Without giving away too much of Bakker's story, here's the guiding thought: A world in which you have almost complete voluntary control over your emotions is a world in which your emotions won't effectively do their job in regulating your behavior. It's crucial to the operation of an emotion like guilt or ecstatically forgetful bliss that it be at least partly outside your direct control. Otherwise, why not just turn off the guilt and amp up bliss and go wild?
In fact, once you even start to dampen down your moral emotions or long-term thinking, that might create a situation in which you'll then dampen those emotions farther -- since there will be less guilt, shame, etc., to prevent you from continuing to downregulate. It's easy to see how a vicious cycle could start and be hard to escape. If you could, in a moment of recklessness, say to yourself "let's crank up the carpe diem and forget tomorrow!" and then (through emotion-regulating technology) actually do that, then it might be hard to find your way back to moderation. A bit of normal short-term thinking might lead you to temporarily dampen your concern for the future, but once concern for the future is dampened your new short-term-thinking self might naturally be inclined to say, "what the heck, let's dampen it even more!"
In a postscript to his story, Bakker defines a crash space as "a problem solving domain where our tools seem to fit the description, but cannot seem to get the job done" (p. 203). Bakker argues, plausibly, that the cognitive and emotional structures that give meaning to our lives and constrain us ethically can be expected to work only in a limited range of environments -- roughly, environments similar in their basic structure to those in our evolutionary and cultural history. Break far enough away, and our ancestrally familiar approaches will cease to function effectively.
For a very different set of cases in the same vein, consider utility monster and fission-fusion monster cases that might well become possible if we can someday create human-like consciousness in computers or robots. (Utility monsters are capable of vastly superhuman amounts of pleasure. Fission-fusion monsters are individuals who can merge and subdivide at will.) The human notion of individual rights, for example, only makes sense in a context in which targets of moral concern are individuals who remain discrete from each other for long periods of time -- who don't merge and divide and blend into each other. Break this assumption, and much of our ordinary moral thinking seems to break along with it. (See also Briggs and Nolan 2015.) What becomes of "one person, one vote", for example, when people can divide into a million individuals the day before the election and then merge back together again -- or not -- the day after, or when you have a huge entity with many semi-independent subparts?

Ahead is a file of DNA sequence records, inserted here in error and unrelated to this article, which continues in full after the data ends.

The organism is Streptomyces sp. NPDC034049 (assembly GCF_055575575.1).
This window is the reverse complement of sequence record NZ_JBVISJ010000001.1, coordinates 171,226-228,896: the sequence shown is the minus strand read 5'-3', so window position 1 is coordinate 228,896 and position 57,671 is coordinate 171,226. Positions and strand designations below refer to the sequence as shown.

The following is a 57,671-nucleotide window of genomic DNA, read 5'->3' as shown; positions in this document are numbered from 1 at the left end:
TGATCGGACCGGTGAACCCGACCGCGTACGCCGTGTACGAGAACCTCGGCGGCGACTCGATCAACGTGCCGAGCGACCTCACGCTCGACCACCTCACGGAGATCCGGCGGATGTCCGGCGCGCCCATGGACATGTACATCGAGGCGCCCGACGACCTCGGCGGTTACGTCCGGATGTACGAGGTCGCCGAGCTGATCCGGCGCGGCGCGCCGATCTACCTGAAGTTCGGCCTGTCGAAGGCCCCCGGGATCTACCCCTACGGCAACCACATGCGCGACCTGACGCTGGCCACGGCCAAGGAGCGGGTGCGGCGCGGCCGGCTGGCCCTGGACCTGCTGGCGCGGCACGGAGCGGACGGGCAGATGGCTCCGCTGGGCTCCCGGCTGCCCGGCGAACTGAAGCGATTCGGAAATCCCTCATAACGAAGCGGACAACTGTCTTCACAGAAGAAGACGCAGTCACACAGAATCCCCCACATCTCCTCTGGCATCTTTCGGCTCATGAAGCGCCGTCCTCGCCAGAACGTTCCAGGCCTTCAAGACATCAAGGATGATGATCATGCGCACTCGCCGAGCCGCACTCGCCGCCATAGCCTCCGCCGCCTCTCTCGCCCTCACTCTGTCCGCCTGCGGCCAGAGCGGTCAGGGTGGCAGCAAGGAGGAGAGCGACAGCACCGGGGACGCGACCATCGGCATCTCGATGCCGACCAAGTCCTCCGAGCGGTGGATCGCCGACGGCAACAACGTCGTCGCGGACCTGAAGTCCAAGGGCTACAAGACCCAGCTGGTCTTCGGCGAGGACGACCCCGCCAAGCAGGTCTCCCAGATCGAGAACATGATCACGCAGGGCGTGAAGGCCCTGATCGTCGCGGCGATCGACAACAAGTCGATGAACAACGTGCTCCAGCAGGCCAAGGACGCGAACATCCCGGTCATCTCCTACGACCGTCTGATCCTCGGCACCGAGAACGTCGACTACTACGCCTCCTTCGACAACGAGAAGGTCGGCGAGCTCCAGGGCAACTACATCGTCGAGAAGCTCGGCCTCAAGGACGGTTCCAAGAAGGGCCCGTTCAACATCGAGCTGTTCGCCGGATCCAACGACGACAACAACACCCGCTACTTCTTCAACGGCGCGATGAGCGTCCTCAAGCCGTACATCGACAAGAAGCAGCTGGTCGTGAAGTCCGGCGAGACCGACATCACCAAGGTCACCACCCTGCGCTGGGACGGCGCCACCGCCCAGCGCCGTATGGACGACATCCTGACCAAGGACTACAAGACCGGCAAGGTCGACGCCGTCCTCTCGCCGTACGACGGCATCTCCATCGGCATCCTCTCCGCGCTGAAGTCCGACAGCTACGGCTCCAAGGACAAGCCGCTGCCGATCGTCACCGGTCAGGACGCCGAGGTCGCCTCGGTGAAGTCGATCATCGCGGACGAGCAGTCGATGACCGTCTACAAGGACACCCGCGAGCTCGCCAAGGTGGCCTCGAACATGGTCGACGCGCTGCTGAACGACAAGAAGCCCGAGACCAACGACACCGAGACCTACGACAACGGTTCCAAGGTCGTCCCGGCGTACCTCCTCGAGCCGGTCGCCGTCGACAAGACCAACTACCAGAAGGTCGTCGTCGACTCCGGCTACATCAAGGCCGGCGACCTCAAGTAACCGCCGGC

Part of the potential philosophical power of science fiction, I think, is in imagining possible crash spaces for our ancestral, historical, or socially familiar ways of finding personal and moral meaning in the world. Pushing imaginatively against existing boundaries, we can begin to see possible risks in the future. But discovering our crash spaces is also of intrinsic philosophical interest, potentially revealing previously unnoticed implicit background assumptions behind our ordinary patterns of evaluation.
Some other interesting science fiction on the hazards of external self-control of emotions include Larry Niven's pleasure-center-simulating tasps and ecstasy plugs (turn on and forget even to eat!), and Greg Egan's exoselves in Permutation City and Diaspora (shell programs that regulate one's personality and preferences).
One flip side of Bakker's "Crash Space" is Egan's short story "Reasons to Be Cheerful", about the challenge of choosing a new set of desires and preferences from scratch, in a self-conscious, hyper-rational way.